Oral Health Group

Arteriovenous Malformation of the Left Maxillary Sinus: Case Report

January 1, 2015
by Donald R. Berger, DDS, FAAP, Diplomat, American Board of Pediatric Dentistry

rteriovenous malformations (AVMs) are rare vascular lesions, especially in the maxillary sinus. Congenital AVMs are generally asymptomatic and remain quiescent until puberty. They are thought to be the result of errors in vascular morphogenesis or the result of trauma. AVMs are complex vascular lesions that require a multidisciplinary approach. Clinical symptoms can include spontaneous bleeding, life threatening hemorrhage, insidious facial swelling, asymptomatic facial growth, blurred vision, pain (described as tender to pulsating or throbbing), numbness, angiomatous discolorations, infections and bruits. In this case, the only clinical symptoms were slight mobility of the upper left primary second molar and slight swelling of the cheek. Radiographic evidence showed the appearance of a radiolucency around the crown of an upper left second bicuspid.

Histology and Literature of AVM’s
The development of AVMs can be described in three stages:1 the endothelial stage, rete form stage and gross differentiation stage. The endothelial stage is characterized by the formation of endothelial lakes. In the rete form stage, the meshwork differentiates or coalesces into capillary channels, some of which develop into muscular coats. The last stage is the gross differentiation stage. Rappaport and Yim1 have postulated that interruption in the development of these stages results in specific abnormalities. Interruption of the rete form and in the gross differentiation stages results in micro-macro fistulous malformations.1 Rapport and Szilagi2 describe the failure of morphogenesis during the stages of embryonic vascular formation. This is a failure to progress from the endothelial growth stage, when there is a capillary channel communication developed between the lakes, to the differential stages, when the muscle-sheathed channels become arteries and unsheathed channels become veins. According to Malan and Azzolini,3 a hemodynamic syndrome develops, which affects all levels of circulation. This includes efferent veins and collateral venous circulation, heart and afferent arteries and collateral arterial circulation. As the development of the AVM progresses the end result is the increase in shunting, caliber and flow of the AVM. This results in a viscous cycle causing an increase in the size of the AVM.3 The growth of the AVM is not due to cellular proliferation, which is typical of most tumors. It is due to the dilated blood vessels maintained by the hemodynamic condition at the levels of the malformation.4,5 It is also relevant that the existence of vascular malformations should not be surprising, due to the fact that the embryological vascular system is formed rapidly within a 20-day framework.3 Coleman6 notes that microscopic arterial venous connections that occur embryonically persist and signs and symptoms of direct vascular shunting may appear. AVMs may not be present at birth, but become affected by pleiotropic stimuli such as endocrine changes, trauma, infection or vasoactive disturbances that may allow inactive channels to fill with blood.1,7 Malan and Azzolini3 suggest that the AVM is transformed from an inactive arteriovenous fistula to an active aggressive lesion, which may contain angioblasts, by responding to a hemodynamic stimulus. Others8 believe that all AVMs are congenital or present from the time of birth. Under normal circumstances blood is carried from arteries into capillaries and then blood is returned to the heart by veins. In AVMs, arteries carry blood directly to the veins bypassing any capillaries creating a shunt of blood flow.9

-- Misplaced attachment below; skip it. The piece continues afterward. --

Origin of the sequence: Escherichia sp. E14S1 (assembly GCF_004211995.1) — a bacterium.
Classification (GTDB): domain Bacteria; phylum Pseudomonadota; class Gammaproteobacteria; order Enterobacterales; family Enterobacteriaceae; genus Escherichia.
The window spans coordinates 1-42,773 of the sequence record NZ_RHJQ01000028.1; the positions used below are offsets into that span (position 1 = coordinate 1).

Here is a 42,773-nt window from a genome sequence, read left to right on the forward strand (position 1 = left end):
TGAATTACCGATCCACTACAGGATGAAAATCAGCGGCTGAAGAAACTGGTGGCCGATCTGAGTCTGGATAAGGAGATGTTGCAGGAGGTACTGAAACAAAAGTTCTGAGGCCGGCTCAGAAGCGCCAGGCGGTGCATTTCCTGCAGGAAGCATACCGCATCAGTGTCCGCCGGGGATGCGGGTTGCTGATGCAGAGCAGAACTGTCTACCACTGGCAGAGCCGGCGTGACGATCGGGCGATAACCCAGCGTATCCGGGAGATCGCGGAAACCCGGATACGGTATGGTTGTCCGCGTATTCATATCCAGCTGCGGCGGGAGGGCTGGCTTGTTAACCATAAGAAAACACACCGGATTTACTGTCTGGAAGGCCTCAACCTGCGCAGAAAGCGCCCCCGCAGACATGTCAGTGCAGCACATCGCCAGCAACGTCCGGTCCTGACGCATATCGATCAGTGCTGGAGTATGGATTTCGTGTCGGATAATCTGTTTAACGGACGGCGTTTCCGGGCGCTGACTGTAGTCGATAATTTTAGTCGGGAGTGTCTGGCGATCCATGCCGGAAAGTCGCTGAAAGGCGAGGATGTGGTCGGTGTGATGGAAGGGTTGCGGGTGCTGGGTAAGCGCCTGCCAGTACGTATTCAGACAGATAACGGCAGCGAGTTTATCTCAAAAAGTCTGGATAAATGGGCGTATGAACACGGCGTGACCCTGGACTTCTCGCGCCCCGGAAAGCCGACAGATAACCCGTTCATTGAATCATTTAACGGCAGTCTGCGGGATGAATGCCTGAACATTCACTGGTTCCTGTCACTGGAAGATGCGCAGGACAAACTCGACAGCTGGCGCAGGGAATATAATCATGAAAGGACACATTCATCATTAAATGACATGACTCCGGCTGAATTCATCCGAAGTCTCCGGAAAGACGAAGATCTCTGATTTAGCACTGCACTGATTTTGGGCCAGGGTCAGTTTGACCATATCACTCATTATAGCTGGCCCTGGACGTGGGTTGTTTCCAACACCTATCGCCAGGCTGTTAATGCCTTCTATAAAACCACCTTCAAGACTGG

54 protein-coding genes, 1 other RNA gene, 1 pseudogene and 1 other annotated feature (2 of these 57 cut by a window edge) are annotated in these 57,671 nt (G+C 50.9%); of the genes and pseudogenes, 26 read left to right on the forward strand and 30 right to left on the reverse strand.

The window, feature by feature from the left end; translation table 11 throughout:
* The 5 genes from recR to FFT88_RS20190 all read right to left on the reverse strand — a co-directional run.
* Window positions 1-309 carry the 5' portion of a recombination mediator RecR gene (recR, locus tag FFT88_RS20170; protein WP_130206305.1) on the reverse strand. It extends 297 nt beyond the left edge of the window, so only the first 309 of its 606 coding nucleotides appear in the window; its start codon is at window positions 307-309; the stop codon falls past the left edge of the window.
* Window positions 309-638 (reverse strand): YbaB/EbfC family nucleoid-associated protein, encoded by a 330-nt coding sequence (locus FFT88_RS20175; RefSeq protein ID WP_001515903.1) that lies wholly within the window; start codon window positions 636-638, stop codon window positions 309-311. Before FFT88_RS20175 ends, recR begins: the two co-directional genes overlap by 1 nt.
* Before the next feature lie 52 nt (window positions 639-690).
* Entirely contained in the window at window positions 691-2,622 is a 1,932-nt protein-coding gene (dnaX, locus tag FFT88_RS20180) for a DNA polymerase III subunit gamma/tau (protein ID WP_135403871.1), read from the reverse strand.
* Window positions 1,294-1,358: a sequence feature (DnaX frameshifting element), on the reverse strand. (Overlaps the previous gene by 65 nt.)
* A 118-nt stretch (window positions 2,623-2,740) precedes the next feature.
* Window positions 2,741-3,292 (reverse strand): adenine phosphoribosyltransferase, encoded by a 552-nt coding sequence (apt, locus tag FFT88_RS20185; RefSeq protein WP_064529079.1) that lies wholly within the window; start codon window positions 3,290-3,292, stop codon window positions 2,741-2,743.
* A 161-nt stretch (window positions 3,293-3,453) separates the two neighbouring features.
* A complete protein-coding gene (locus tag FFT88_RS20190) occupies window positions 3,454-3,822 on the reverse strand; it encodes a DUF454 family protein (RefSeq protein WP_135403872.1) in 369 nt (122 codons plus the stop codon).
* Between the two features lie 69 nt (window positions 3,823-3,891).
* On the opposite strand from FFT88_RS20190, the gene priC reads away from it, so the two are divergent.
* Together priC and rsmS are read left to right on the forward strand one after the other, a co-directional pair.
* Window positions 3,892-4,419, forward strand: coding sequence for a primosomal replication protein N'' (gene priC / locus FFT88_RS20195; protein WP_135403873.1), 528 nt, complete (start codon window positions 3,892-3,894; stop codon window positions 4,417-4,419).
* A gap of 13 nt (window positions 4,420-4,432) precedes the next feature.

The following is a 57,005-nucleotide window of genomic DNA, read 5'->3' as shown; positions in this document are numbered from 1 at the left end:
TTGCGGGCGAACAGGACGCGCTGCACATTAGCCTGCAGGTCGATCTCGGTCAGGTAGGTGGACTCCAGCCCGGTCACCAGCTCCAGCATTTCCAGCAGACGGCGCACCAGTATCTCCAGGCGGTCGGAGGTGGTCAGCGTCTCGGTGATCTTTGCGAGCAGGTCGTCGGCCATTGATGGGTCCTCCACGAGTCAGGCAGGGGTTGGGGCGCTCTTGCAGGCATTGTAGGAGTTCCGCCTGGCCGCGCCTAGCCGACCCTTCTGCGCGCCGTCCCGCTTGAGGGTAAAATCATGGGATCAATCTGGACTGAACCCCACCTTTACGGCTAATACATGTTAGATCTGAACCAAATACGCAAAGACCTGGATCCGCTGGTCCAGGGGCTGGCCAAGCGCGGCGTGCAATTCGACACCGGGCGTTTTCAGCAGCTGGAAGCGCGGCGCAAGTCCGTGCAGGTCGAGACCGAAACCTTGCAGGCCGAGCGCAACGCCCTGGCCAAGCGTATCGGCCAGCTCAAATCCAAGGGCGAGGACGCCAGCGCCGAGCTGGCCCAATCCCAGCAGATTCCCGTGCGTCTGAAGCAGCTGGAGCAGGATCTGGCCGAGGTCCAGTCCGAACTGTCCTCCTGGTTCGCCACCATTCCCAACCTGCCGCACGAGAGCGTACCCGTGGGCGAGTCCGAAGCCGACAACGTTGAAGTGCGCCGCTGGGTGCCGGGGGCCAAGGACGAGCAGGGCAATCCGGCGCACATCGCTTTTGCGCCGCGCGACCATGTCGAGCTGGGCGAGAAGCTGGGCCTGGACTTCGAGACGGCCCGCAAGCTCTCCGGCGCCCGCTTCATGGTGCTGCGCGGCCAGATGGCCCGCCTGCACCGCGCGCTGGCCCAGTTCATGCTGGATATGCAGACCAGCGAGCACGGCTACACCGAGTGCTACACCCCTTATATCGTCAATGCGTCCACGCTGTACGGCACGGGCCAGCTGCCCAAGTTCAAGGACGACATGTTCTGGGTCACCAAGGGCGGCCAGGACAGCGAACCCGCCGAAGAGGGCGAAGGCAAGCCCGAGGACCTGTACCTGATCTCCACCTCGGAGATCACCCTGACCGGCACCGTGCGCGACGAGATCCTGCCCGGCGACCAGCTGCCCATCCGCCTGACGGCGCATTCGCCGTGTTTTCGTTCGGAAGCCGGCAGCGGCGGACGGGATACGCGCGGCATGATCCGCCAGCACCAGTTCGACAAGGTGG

Case Report
A nine-year, seven-month old Caucasian female was brought to the dental office on February 8th, 1993 as an emergency because her upper left second primary molar was mobile and there was a slight swelling of the left cheek. Clinical examination revealed M1 mobility of the upper left second primary molar. The upper left first primary molar and the upper left first permanent molar exhibited no mobility. There was localized gingival irritation around the upper left first primary molar, the upper left second primary molar and the upper left permanent molar. There was no pocketing around these teeth. A periapical radiograph (Fig. 1) showed the tooth was caries free and there was a radiolucency present around the crown of the unerupted upper left second bicuspid and within the root structure of the upper left second primary molar. There were no additional symptoms such as numbness, spontaneous bleeding, asymmetrical facial growth, widened periodontal ligament, tenderness or pulsating pain. Based on the symptoms and after radiographic examination, a provisional diagnosis of a follicular cyst was made because of the association of the radiolucency around the crown of the unerupted upper left second bicuspid.

FIGURE 1. Periapical Upper Left 2nd Primary Molar–February 8, 1993.

Follicular cysts can be found in children and adults. The patient was rescheduled for a post-operative visit in one week. At that visit on February 15th, 1993, the clinical examination revealed no bleeding on probing or pocketing. The slight swelling of the left cheek was not evident. What was noted at that visit was that there was an increase in mobility of the involved tooth. The upper left second primary molar had M3 mobility and the upper left first permanent molar had M1 mobility. At that visit, a panoramic radiograph was taken (Fig. 2). The panoramic radiograph showed that the upper right and left first and second primary molars were in the stages of exfoliation. The upper left second bicuspid appeared to have more of a radiolucency on the distal aspect of the crown. The concern was the increase in the mobility of the teeth and the involvement of the upper left permanent molar. The parent was asked to return later that day so that the clinician could consult with a periodontist. After this consultation the decision was made to remove the upper left second primary molar. The patient was given nitrous oxide sedation to reduce anxiety and one 1.8ml carpule of two percent xylocaine with 1:100,000 epinephrine for local anesthesia. The upper left second primary molar was extracted. Immediately following the extraction the socket began to bleed uncontrollably. The high-speed suction system was unable to remove the volume of blood flowing out of the socket. The patient’s mouth was turned to the side so that blood would flow out of the mouth and prevent the child from choking or aspirating.